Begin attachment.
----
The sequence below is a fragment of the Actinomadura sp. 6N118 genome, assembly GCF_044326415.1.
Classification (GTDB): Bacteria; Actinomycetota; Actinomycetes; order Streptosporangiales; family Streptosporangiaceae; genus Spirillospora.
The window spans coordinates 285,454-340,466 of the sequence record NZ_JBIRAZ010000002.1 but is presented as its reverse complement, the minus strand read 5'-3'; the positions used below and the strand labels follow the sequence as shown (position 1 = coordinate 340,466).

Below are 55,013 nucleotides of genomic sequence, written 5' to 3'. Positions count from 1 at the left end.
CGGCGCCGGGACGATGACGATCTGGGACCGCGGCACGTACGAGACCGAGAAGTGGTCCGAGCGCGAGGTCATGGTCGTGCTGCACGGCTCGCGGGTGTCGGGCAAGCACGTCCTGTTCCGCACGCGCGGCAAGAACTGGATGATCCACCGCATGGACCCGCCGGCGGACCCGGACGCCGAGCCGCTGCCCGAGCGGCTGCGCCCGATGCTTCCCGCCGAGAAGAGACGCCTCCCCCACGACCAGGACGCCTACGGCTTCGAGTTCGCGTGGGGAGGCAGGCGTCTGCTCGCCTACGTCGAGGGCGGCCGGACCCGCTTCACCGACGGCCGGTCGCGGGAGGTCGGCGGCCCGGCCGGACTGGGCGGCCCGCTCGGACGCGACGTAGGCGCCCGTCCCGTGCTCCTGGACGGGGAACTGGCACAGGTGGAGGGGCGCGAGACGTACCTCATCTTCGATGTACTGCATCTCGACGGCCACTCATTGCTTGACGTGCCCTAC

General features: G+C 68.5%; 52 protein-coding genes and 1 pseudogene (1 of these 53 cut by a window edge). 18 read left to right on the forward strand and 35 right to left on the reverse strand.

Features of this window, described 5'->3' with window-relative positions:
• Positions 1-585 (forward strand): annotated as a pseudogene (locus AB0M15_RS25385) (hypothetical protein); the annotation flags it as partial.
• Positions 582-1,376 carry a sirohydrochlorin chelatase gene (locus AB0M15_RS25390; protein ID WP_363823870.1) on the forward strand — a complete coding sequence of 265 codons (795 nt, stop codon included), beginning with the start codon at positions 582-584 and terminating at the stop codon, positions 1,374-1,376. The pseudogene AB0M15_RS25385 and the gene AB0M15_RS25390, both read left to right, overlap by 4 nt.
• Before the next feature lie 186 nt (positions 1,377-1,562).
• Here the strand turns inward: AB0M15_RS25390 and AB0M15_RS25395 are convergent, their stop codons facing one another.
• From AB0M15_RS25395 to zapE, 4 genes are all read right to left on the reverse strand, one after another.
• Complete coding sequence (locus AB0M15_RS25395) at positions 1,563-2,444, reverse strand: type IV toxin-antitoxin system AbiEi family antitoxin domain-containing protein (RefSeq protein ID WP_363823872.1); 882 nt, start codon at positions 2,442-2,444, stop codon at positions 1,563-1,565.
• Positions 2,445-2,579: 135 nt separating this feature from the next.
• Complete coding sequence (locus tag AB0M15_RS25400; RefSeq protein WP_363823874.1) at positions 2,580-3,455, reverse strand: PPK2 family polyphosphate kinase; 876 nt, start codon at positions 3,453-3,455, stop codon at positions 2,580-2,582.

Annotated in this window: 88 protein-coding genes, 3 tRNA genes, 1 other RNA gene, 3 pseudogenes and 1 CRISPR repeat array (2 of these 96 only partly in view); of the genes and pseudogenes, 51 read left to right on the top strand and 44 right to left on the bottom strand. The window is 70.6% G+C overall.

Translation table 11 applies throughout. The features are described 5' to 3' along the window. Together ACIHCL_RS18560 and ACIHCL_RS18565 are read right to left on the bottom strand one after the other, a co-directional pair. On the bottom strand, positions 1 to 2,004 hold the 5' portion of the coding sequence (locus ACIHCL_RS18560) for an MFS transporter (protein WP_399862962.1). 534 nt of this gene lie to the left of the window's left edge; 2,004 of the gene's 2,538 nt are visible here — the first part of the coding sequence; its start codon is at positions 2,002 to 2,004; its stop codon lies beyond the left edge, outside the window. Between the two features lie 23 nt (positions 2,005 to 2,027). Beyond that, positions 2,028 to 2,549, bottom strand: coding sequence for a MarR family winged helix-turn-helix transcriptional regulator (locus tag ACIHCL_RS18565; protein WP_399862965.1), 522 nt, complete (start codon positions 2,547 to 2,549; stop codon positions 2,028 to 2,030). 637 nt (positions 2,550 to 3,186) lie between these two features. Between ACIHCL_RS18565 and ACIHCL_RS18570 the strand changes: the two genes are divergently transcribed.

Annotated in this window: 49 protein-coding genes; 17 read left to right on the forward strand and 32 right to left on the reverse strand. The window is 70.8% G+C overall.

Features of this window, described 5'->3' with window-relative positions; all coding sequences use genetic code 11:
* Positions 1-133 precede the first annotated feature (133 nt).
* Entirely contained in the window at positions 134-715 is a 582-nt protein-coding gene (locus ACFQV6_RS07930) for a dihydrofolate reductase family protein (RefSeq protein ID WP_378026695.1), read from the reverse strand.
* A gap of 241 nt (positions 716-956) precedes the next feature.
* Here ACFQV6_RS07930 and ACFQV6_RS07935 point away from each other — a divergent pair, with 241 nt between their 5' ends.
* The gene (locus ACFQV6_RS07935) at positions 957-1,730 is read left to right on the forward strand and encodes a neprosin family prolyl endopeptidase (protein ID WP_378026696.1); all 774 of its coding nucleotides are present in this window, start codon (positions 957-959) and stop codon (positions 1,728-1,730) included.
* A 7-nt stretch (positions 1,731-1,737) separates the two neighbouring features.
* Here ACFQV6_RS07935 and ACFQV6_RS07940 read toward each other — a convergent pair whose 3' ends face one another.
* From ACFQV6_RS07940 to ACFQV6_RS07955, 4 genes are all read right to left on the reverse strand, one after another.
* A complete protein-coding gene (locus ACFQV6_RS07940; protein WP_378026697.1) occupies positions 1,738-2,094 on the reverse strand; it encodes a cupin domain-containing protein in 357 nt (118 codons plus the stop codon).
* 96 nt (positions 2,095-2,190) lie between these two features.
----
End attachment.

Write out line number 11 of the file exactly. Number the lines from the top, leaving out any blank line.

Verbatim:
• Here the strand turns inward: AB0M15_RS25390 and AB0M15_RS25395 are convergent, their stop codons facing one another.